Facebook Twitter Google+ Published on September 16, 2019 at 12:09 am Contact Eli: email@example.com Rachel Bonner entered her final turn of the event at the Atlantic Coast Conference Indoor Track and Field Championships last February. The three-kilometer race was a tactical one, where laps on laps of methodical running culminate in an all-out sprint to decide a winner.Entering the decisive straight-away sprint, Bonner looked beside her to see two of her teammates, Paige Stoner and Laura Dickinson, dashing right along with her. The trio finished fourth, fifth and sixth, respectively.“I just felt the momentum swinging around that final turn and it was just so intense and gratifying and special to just be running around with those girls,” Bonnersaid.Following the graduation of senior Shannon Malone, Bonner is set to lead 2019’s installment of Syracuse’s women’s cross-country team after its most successful season since joining the ACC in 2013. When a hip injury sidelined Malone for most of her redshirt senior season, SU was without a defined leader and Bonner, despite her unwillingness to classify as one, stepped into the leadership role. Bonner began to lead workout groups and motivate teammates in training. That, coupled with her strong showings in the championship races down the final stretch of the season, has catapulted her toward becoming a captain for the Orange.“Rachel has always had a leadership role ever since I got on the team,” said sophomore Laura Dickinson. “She has always been someone that I looked up to as a role model. She works hard. She is a great team player. She always brings a lot of energy and a lot of positivity to all the workouts.”AdvertisementThis is placeholder textBut Bonner does not see herself as a traditional captain. Following a year in which Malone was the lone representative for the SU women at NCAA Cross Country Championships, Bonner is not focused on filling those shoes. Instead, she prioritizes team success, which starts with setting the pace in workouts.Eva Suppa | Digital Design EditorWhen Bonner runs at the front of the practice pack, her teammates push themselves to keep up, Dickinson said. When Bonner travelled from her hometown in Michigan to Colorado to train in the high altitude this summer, her teammates noticed. SU head coach Brien Bell said Bonner’s lead-by-example style “rubs off on a lot of people.”The group behind Bonner might be “the best team we have ever had here,” Bell said. Bonner agrees. ACC coaches ranked Syracuse as the fourth best team in the conference entering the season. The only significant departure was Malone, and Syracuse’s top-seven features sophomores Abigail Spiers and Eleanor Lawler and upperclassmen Jordan Jacob, Madeleine Davidson, Dickinson and Bonner.One year after leading Syracuse to an overall third place finish at the ACC Cross Country Championships, Bonner said title contention is within reach. To get there, it starts with her.“I don’t know if she necessarily tries to be a leader, but she is,” Bell said. “Whether she wants it or not, her personality just is something people gravitate towards. She is very grounded. [Bonner] is ready and responsible, and relentless and reliable. She embodies those characteristics.”“She knows what needs to get done.” Comments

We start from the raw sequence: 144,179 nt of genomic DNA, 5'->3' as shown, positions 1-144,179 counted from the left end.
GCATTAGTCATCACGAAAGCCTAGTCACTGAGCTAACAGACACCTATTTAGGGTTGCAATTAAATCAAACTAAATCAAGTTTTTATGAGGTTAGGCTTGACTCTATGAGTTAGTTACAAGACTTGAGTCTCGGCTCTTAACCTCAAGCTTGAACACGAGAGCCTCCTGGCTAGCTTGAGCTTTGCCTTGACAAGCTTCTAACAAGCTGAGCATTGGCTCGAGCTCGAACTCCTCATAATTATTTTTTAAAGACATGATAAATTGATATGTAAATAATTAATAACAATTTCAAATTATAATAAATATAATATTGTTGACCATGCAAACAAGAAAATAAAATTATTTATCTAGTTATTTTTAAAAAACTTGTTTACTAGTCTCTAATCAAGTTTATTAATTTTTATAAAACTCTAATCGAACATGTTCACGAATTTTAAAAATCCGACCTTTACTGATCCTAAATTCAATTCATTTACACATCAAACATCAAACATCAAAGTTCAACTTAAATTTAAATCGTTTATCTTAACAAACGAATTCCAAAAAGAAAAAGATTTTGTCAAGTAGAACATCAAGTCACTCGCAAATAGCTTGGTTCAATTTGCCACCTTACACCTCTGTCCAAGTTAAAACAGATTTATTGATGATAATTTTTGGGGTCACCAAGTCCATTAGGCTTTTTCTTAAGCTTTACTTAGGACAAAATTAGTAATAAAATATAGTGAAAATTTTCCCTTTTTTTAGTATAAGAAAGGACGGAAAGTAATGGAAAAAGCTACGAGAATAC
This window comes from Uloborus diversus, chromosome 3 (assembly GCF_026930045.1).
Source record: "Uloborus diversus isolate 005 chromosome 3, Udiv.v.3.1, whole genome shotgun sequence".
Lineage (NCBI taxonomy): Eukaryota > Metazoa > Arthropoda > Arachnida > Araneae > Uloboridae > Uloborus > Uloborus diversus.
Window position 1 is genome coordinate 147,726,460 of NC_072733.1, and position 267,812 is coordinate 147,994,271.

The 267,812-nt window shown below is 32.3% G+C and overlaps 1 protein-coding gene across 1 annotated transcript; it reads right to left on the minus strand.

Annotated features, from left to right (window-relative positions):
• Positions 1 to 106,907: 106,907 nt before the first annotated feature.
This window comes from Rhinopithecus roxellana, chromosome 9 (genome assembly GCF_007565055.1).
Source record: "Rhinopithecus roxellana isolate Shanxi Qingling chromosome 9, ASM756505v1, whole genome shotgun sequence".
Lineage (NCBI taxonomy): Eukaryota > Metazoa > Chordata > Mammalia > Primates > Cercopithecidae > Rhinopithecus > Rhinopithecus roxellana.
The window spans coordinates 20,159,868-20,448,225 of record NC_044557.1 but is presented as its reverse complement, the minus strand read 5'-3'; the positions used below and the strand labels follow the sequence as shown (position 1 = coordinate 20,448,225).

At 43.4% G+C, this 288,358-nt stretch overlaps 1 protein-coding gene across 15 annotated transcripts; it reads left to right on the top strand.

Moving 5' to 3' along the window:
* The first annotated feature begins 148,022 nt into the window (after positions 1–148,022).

A former teammate of Junior Agogo, Derek Boateng, has expressed his regret about not checking up on him prior to his death.A clearly shaken Boateng said that the camaraderie shown by the players in camp when they are called up to the Black Stars squad, more often than not, does not continue when they disperse.“When we are in camp, [you can see] the love we show. Normally when we move from camp, it’s not the same, which is very wrong.”He added that this was unfortunate as he believes teammates should consistently check up on each other even when they are not in camp together.Boateng stated that he had not been in touch with Agogo and was not sure if any of the other players had spoken to him either.“It’s not good that after camp, we don’t have contact with each other, we don’t check up on each other. I feel so sorry about what happened to Agogo and that I didn’t keep in touch with him.”“Now he’s gone and I’m saying all these things about him when I should have gone to him. I don’t know if any of the other guys did. Life is too short and we have to come back together and support each other.”Agogo passed on in England at a hospital on Thursday.He suffered a stroke in 2015 and underwent rehabilitation two years ago. He died at age 40.Since his demise, tributes have been pouring in from across the world, including his former clubs, and former teammates. Fans of English Championship club, Nottingham Forest will also hold a minute’s applause in his memory.Agogo spent two years of his career at Forest from 2006 to 2008, playing 64 games for the club.President Nana Addo Dankwa Akufo-Addo also offered his condolences to the family of former Black Stars striker.In a tweet, the President described Junior Agogo as “a fine player” who represented the nation proudly any time he was called up to the national team.READ ALSOTributes pour in for Junior Agogo following news of his deathJunior Agogo: Five things to know about the former Black Stars striker